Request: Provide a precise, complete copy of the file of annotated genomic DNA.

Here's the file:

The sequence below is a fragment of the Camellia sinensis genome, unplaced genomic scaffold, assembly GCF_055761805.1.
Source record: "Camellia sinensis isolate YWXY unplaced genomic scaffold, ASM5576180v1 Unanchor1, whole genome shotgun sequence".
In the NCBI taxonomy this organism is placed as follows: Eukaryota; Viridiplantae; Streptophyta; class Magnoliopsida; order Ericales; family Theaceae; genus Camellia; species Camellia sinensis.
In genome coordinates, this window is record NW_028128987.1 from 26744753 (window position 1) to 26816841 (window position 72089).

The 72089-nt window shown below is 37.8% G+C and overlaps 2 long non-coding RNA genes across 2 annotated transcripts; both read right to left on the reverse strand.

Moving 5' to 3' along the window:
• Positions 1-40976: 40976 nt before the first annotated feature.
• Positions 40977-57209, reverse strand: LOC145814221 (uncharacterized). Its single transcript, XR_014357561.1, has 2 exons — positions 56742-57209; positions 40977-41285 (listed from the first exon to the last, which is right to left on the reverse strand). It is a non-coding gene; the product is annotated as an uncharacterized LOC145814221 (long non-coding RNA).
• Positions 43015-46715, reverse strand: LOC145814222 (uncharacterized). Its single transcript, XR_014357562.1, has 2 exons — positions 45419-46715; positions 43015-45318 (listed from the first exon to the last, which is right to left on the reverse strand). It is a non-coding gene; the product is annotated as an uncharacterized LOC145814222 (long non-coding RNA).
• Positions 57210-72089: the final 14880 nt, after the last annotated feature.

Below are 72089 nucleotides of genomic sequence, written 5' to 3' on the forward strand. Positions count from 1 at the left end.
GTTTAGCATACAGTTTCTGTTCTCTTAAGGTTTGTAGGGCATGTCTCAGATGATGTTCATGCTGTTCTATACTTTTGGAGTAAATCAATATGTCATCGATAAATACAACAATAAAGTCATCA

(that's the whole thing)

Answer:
The sequence below is a fragment of the Camellia sinensis genome, unplaced genomic scaffold, assembly GCF_055761805.1.
Source record: "Camellia sinensis isolate YWXY unplaced genomic scaffold, ASM5576180v1 Unanchor1, whole genome shotgun sequence".
In the NCBI taxonomy this organism is placed as follows: Eukaryota; Viridiplantae; Streptophyta; class Magnoliopsida; order Ericales; family Theaceae; genus Camellia; species Camellia sinensis.
In genome coordinates, this window is record NW_028128987.1 from 26744753 (window position 1) to 26816841 (window position 72089).

The 72089-nt window shown below is 37.8% G+C and overlaps 2 long non-coding RNA genes across 2 annotated transcripts; both read right to left on the reverse strand.

Moving 5' to 3' along the window:
• Positions 1-40976: 40976 nt before the first annotated feature.
• Positions 40977-57209, reverse strand: LOC145814221 (uncharacterized). Its single transcript, XR_014357561.1, has 2 exons — positions 56742-57209; positions 40977-41285 (listed from the first exon to the last, which is right to left on the reverse strand). It is a non-coding gene; the product is annotated as an uncharacterized LOC145814221 (long non-coding RNA).
• Positions 43015-46715, reverse strand: LOC145814222 (uncharacterized). Its single transcript, XR_014357562.1, has 2 exons — positions 45419-46715; positions 43015-45318 (listed from the first exon to the last, which is right to left on the reverse strand). It is a non-coding gene; the product is annotated as an uncharacterized LOC145814222 (long non-coding RNA).
• Positions 57210-72089: the final 14880 nt, after the last annotated feature.

Below are 72089 nucleotides of genomic sequence, written 5' to 3' on the forward strand. Positions count from 1 at the left end.
GTTTAGCATACAGTTTCTGTTCTCTTAAGGTTTGTAGGGCATGTCTCAGATGATGTTCATGCTGTTCTATACTTTTGGAGTAAATCAATATGTCATCGATAAATACAACAATAAAGTCATCA